The peditrician’s office #2


Everyone who knows me, knows I particularly dislike pediatricians. I made an educated discussion to not vaccinate. I use homeopathic methods to treat illness at home. The pediatricians do not like parents like me. There is sound logic and information behind each choice I make about my children’s health. I was not raised to be a follower, but an independent thinker. (Off my soapbox). So, I scheduled the appointment with the pediatrician. I requested a full physical for both children. Two birds with one stone, right?
The doctor focused right in on a fear based lecture about vaccines right off the bat. I politely listened and gently explained that I would take his advice into consideration. He briefly looked my children over. He did no neurological exam. (Note to self). He asked all the social interrogation questions. (How bout none ya?). Then he asked me if I had any concerns. I explained carefully each oddity I had observed in my son. His foot turns in, his ankle buckles, he falls a lot, he sees weaker on his whole right side, he drools, his balance seems to be deteriorating, he do sent use his right hand much. Again, no neurological exam. (Getting angry) he watched my son attempt to run down the hallway. Looked in his eyes. It was declared an orthopedic issue, probably in the hip. (Getting livid) I asked the man why it seemed his whole right side was deteriorating if he simply had an issue in his hip. He said he would give me a ref feral to the orthopedic dr then we would see a neurologist later if the orthopedist thought it was necessary. I could see precisely what was going on here. The stupid paranoid mother who was overanxious about a little common in toeing. Fine, there’s more than one way to get a ref feral to a neurologist. I had just been blown off.
The orthopedic appointment was set for three weeks away. I went home and told Steve I needed his help to figure this problem out. I made lists o f all of his “quirks” and odd behaviors. We watched our son intently for a week or so. Every move his body made, every compensation he made for an activity he had difficulty completing, his temper tantrums, his anger, his frustration, his irritation overall. Something became quickly evident to me. He was in pain. At the same time each morning. 11am.
One morning, about 11 am he was melting down as per his usual. I sat him on the kitchen counter next to me so I could make lunch. He said to me, “I’m tired, my head hurts”. I took pause for a moment. I thought to myself, “you didn’t write headaches on your list”. I thought headaches were his gimmick. Every child has a gimmick. They figure out one thing they can say that demands immediate attention. My children usually pull their individual gimmicks out in an effort to divert attention away from a naughty behavior they just engaged in. In Johns case, that was his usual complaint after he hits his sister or throws a fit. After all, if I’m paying attention to a headache I’m not disciplining him. Makes sense. So, I decided to give him a half dose of motrin and see if he had any behavior changes. 22 minutes, he was a different child. My wheels began to turn. I had assumed any pain he might be having would be in his ankle. It had not occurred to me that he might actually be having headaches. I watched him run off to play. I decided to watch him headache complaints carefully. At 5 pm like clockwork he began to complain again that he was tired and wanted to lay down. I gave him motrin again, and he popped right up after 20 minutes and ran off to play. The attitude was gone, the screaming stopped, the anger, the irritation, the frustration evaporated. He must have been in pain for months. He just couldn’t verbalize it.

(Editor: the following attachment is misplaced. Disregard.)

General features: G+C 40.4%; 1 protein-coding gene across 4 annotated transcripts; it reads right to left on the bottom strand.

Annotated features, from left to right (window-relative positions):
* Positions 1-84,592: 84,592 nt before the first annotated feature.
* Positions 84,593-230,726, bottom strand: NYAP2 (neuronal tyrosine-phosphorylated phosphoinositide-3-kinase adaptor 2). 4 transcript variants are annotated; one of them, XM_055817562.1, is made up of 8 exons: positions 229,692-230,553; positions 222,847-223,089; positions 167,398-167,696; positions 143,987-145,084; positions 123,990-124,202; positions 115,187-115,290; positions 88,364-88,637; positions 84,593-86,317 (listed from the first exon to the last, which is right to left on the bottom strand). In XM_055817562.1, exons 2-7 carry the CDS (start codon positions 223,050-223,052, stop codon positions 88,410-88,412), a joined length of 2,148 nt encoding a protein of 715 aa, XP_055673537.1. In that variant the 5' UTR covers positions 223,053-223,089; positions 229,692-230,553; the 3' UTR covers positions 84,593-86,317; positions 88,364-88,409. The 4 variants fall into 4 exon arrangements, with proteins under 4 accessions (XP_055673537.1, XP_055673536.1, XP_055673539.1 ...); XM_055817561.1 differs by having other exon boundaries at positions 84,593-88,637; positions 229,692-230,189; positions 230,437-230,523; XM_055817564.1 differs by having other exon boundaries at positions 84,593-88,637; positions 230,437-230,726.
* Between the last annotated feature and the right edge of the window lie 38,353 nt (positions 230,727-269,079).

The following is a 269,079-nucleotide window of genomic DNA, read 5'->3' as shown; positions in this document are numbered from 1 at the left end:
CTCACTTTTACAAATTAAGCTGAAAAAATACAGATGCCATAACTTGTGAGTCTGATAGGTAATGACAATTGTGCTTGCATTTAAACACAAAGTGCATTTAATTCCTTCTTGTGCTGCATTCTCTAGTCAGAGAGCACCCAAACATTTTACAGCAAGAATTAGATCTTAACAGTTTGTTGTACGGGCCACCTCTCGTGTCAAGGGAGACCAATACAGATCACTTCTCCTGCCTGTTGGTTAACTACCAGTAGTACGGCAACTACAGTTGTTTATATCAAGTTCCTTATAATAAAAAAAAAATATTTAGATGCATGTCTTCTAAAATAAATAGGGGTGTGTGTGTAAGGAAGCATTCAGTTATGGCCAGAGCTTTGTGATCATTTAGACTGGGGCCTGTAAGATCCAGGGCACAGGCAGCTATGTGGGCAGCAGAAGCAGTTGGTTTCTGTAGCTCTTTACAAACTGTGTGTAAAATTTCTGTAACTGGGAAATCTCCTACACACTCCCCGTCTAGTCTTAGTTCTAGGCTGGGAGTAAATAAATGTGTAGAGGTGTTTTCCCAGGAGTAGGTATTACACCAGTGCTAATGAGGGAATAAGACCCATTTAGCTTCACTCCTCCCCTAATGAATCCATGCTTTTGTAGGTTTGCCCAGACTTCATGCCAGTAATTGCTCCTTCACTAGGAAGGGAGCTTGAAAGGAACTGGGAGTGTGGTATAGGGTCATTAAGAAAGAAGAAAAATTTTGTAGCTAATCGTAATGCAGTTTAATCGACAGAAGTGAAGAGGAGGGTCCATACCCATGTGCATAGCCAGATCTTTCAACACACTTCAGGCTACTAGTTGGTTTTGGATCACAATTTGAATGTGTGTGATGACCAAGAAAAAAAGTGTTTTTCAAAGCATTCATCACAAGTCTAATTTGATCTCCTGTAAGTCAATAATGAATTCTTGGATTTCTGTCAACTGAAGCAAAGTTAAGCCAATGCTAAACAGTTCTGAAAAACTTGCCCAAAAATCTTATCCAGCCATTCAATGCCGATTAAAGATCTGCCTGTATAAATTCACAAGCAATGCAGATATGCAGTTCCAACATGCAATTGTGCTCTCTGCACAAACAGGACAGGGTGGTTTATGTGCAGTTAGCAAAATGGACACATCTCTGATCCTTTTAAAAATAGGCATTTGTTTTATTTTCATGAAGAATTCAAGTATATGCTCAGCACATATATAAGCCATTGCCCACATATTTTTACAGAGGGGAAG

I called my pediatrician, I politely explained that I had noticed some new things in my child that were very abnormal. Headaches, decreasing balance, increasing falls….I asked please for a referral to a neurologist. I was told to wait, wasn’t I seeing an orthopedist soon? Blown off again. So, Steve and I went back to Google. So far we had come up with cerebral palsy as a distinct possibility. The ortho appointment was the following week.
We had noticed something else, as if there weren’t enough. Weird vomiting episodes. We had figured out it wasn’t in correlation with any particular foods. It happened at different times, different locations ( car, bed, ballgames) and he would lay down ad sleep for 4 or 5 hours afterwards. I suspected seizures of some sort. I was at a loss for what to do. These episodes were increasing in frequency over the last few weeks. Then it hit me. He had to have a brain tumor. Nothing else would account for this particular set of symptoms. The symptoms fit to a tee. Every last one of them.

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